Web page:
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North Eastern Tour - 17th June 2018

Day 1, Helen Mohr

Having met the rest of the group the night before at the impressive Lumley Castle, we set off after breakfast with David and Susann for Hadrian’s Wall. The weather was bright and sunny with clear skies. Unfortunately, as we drove along the wall, the skies darkened and it became so cold and windy that we had to stop and put on hats, coats and gloves!

On arrival at Chester’s Fort our first stop was a hot chocolate in the cafe to warm up!

The fort has the best-preserved Roman military bath-house in the country and was home to five hundred cavalry horses and their riders. We spent a very pleasant morning wandering around the ruins where there were very informative and illustrated boards at each stop.

After leaving the fort we had a fast and enjoyable scenic drive to Rothbury. Luckily the weather had improved and we arrived at Cragside in time for a sandwich in the sun before going round the house and gardens. Cragside is the house where Victorian inventor Lord Armstrong lived and was the first building in the world to be lit by hydroelectricity.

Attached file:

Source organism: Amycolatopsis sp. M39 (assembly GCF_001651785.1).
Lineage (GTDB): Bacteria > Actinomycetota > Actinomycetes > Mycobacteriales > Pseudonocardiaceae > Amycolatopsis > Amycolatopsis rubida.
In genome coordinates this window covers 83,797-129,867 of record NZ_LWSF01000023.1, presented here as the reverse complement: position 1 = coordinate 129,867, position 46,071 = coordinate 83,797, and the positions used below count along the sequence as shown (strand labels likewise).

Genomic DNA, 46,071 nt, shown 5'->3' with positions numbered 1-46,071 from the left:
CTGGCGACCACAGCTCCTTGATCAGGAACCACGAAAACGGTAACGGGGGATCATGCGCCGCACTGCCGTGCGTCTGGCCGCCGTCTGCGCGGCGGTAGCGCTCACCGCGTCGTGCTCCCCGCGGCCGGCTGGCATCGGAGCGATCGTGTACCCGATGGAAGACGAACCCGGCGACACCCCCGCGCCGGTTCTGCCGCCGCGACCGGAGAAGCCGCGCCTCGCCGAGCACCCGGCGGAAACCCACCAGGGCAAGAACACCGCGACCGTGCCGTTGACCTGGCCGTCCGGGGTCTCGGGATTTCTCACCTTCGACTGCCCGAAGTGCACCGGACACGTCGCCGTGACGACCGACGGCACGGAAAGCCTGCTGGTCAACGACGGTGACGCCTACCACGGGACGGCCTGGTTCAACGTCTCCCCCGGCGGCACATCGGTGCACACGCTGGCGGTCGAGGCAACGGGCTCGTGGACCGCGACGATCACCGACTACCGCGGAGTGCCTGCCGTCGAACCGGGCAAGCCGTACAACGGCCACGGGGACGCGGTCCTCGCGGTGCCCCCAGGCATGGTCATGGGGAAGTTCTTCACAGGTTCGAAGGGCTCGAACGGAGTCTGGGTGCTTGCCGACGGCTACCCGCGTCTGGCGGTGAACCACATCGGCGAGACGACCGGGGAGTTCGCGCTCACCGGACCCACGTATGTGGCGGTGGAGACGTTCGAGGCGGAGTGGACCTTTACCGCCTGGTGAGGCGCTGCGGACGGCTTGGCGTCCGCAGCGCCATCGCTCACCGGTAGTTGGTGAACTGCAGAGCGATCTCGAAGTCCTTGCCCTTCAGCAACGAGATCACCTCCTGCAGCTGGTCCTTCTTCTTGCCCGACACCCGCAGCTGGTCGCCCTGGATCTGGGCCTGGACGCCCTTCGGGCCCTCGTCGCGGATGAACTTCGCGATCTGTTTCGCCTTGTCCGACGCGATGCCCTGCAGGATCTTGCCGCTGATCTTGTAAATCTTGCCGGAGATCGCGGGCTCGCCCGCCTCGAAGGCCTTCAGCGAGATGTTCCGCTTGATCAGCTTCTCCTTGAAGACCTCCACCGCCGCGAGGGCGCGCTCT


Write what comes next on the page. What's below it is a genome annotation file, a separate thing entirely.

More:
The property is full of amazing gadgetry including a Turkish bath suite! The gardens are extensive and contain something for everyone, old and young. We spent a happy afternoon exploring before making our way to our next hotel Doxford Hall.

 

The Beamish Run, Richard Newby

Having travelled north the previous day we met up with fellow TOC members for the Beamish Run. For those unfamiliar with this event it follows some of the vehicle trial and test routes of the 1920’s and 30’s and has been held annually for the last 45 years.

Four Talbots took part, driven and navigated respectively by David and Susann Cook, (our organisers), Martin and Hilary Bryant, Rowley and Janet Grindell and ourselves. We all signed on and left more or less in convoy. Whilst navigation was not too arduous, (though occasionally thwarted by over-enthusiastic driving on my part), the route took in many and various narrow lanes with lots of steep hills, both up and down. Quite a challenge, especially for the brakes which were beginning to fade on a particularly long and steep descent which ended abruptly with a T junction. Not for the faint hearted!

The Run took in “observed sections” to check on one’s driving ability or otherwise and a series of checkpoints where you were quizzed on your knowledge of the more arcane aspects of all things to do with vehicles and the Highway Code. This exposed a quite startling lack of knowledge on my part, only partially alleviated by the heavy hints given by the marshals.

However, we all made it to lunch to compare notes and partake of our picnic, liberally augmented from a seemingly inexhaustible stock of goodies provided by David and Susann.